Senators weigh credentials, priorities of VA watchdog nominee

Michael Missal, the president's nominee to lead the VA's Office of Inspector General, appeared before the Senate Committee on Veterans' Affairs to answer questi...

Experience, aggressiveness, confidence and understanding are needed to help turn around the struggling Department of Veterans Affairs, lawmakers said Tuesday, as they reviewed the President Barack Obama’s pick for inspector general of the Department of Veterans Affairs.

Michael Missal, nominee for the watchdog position, defended his career both in government and the private sector, and assured members of the Senate Committee of Veterans’ Affairs that he had the “experience, skills, judgment and temperament to be a highly effective inspector general.”

“This is a particularly critical time for the VA as it attempts to rebuild the trust and confidence it has lost from our veterans, Congress, veterans service organizations and the American public,” Missal said. “The VA inspector general plays a crucial and independent role in assisting the VA meet its mission and identifying the instances where it falls short. The need to eliminate waste, fraud and abuse, and to promote efficiency and integrity at the VA may never have been greater. Recent public reports from the Office of Inspector General and elsewhere underscore the need for significant and prompt improvements in the way the VA is servicing our veterans. If confirmed, I look forward to playing a role in strengthening the programs, policies and culture of the VA.”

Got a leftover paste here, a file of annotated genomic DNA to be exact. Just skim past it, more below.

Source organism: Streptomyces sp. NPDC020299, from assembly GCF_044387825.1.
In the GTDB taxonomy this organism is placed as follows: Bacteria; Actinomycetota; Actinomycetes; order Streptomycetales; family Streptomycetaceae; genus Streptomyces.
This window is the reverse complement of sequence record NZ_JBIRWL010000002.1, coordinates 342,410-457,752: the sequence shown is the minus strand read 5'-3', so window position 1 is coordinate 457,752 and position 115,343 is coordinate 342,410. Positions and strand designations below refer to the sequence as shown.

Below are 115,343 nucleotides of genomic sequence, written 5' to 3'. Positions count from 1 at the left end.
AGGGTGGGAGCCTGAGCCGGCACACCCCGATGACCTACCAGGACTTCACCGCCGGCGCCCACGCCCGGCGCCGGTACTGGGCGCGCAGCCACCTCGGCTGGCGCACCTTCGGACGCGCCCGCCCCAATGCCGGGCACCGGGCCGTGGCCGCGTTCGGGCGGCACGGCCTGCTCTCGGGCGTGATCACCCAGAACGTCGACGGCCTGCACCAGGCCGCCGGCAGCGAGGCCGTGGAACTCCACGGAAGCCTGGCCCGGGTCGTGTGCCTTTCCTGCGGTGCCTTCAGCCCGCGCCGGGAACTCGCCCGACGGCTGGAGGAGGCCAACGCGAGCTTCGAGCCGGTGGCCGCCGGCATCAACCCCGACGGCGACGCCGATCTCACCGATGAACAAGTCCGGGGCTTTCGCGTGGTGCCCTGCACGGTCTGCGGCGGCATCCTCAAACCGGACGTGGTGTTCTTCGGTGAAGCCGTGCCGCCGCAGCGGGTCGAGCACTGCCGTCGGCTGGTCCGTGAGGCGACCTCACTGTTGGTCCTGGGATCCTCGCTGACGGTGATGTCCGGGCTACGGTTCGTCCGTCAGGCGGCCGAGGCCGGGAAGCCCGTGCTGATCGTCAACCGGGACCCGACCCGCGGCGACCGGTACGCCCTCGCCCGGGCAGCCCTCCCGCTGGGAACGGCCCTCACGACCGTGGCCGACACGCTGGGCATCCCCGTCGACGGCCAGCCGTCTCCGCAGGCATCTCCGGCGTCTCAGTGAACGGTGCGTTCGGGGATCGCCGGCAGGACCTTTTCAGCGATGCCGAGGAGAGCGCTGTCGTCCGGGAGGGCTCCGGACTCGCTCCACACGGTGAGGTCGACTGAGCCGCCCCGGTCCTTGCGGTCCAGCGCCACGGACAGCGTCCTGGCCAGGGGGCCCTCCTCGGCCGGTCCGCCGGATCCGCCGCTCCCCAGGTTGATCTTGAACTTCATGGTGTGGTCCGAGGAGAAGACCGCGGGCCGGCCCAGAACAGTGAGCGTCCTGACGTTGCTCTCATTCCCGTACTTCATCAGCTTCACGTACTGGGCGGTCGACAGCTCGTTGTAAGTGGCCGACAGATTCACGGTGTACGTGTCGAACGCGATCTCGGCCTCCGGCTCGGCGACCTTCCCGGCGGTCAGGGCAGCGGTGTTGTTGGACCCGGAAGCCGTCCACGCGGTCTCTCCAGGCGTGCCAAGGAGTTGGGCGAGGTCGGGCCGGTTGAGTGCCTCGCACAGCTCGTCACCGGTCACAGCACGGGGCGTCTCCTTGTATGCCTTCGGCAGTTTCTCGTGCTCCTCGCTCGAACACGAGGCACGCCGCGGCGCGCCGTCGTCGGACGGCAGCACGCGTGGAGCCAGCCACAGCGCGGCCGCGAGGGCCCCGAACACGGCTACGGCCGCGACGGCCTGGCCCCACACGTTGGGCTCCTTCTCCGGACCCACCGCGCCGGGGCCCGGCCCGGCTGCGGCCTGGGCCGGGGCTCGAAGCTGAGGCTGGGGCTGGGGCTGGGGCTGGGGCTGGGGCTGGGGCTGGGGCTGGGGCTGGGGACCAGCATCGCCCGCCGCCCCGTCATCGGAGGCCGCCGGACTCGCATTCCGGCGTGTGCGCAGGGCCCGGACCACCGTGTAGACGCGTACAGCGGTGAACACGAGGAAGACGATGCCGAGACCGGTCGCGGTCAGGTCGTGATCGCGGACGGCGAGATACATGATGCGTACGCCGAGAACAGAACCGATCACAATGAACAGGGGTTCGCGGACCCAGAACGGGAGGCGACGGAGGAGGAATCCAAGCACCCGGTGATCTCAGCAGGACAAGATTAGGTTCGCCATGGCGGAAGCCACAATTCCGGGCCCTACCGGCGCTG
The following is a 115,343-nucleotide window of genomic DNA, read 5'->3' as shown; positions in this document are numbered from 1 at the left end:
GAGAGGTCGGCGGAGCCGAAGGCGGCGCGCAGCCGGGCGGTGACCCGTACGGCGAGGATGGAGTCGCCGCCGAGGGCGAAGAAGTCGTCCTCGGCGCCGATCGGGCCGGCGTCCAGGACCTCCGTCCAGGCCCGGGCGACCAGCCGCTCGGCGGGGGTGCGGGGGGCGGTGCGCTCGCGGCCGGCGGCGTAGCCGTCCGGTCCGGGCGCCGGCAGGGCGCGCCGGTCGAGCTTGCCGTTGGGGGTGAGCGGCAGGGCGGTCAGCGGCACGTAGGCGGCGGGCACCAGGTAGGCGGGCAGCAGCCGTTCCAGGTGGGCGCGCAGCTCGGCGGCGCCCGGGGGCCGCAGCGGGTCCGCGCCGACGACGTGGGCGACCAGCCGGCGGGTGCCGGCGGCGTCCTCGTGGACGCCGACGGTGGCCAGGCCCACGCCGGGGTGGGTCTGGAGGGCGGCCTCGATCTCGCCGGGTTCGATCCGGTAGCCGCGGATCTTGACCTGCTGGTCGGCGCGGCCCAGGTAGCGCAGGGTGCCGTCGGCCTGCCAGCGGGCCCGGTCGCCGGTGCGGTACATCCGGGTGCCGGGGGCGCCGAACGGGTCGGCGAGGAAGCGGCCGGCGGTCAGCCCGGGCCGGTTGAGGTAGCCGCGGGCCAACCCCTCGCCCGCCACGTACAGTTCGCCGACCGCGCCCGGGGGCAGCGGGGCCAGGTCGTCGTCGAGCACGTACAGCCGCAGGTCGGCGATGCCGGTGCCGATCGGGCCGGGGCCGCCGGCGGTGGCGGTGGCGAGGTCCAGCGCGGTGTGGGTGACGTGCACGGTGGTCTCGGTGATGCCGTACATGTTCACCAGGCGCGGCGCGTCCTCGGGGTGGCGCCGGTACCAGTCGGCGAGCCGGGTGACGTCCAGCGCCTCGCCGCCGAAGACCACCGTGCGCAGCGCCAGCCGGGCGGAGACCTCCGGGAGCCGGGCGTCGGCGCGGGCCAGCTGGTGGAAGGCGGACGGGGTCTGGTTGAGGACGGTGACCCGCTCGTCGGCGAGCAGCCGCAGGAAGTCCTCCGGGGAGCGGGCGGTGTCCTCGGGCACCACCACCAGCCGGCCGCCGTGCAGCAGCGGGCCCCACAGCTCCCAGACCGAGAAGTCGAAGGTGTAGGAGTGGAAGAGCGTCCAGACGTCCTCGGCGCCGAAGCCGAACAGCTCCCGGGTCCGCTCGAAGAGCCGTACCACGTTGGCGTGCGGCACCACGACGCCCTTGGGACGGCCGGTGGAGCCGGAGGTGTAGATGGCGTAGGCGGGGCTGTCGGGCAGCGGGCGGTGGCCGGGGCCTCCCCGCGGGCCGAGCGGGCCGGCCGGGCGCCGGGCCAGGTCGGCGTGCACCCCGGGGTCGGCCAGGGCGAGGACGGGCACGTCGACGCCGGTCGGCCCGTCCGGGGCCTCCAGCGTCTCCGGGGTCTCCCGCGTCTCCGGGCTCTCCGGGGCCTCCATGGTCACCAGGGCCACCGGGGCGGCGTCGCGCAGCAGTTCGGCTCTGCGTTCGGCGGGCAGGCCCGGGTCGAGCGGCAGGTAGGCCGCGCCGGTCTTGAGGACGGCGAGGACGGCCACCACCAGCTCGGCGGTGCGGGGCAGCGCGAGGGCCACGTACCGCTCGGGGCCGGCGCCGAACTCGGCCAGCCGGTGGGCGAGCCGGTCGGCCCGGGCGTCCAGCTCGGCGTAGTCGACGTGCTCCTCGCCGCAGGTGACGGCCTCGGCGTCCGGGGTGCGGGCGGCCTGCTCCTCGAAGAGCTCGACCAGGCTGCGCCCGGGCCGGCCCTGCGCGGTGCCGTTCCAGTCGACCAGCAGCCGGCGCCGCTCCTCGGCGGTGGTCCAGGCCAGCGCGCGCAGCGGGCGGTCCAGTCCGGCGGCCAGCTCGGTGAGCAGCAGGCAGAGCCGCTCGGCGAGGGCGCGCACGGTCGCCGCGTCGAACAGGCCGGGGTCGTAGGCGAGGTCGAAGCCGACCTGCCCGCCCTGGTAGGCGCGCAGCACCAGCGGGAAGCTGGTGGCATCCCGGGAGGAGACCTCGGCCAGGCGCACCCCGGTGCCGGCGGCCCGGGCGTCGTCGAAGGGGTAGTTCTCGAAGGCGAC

Struggles and serious problems

The VA has struggled with a range of problems, including tens of thousands of backlogged disability claims, manipulation of information and mismanagement in leadership positions.

VA’s office of inspector general is currently led by acting IG Linda Halliday. She took over in July after Richard Griffin retired.

“We have a very serious problem at the veterans administration,” said Sen. Johnny Isakson (R-Ga.). “We basically have an organization that is the second largest agency in the federal government, an organization that has had employees indicted … administrators of hospitals fired … [$1.3 billion] cost overruns at a hospital that’s 13 years late and being built, difficulties of management from one to another, delayed benefits to our veterans, and quite frankly an organization who’s management has been spotty at best.”

And while efforts have been made to turn the agency around, Isakson said, “We haven’t crossed the Rubicon yet. … I think the IG’s office can help us do that by rooting out the problems that are left, giving us the recommendations to solve them, and making the tenacious, bulldog-type statements that you have to make to get the attention of the management of the veterans administration.”

Isakson asked Missal whether he was prepared to “embrace aggressively” four notable problems facing the VA: the resignation of the undersecretary for benefits at the Veterans Affairs Department, the indictment of a VA manager at a Georgia medical center for manipulating records, data manipulation in general, and retaliation against whistleblowers, though Isakson highlighted the “culture of manipulation of statistics” as a priority concern.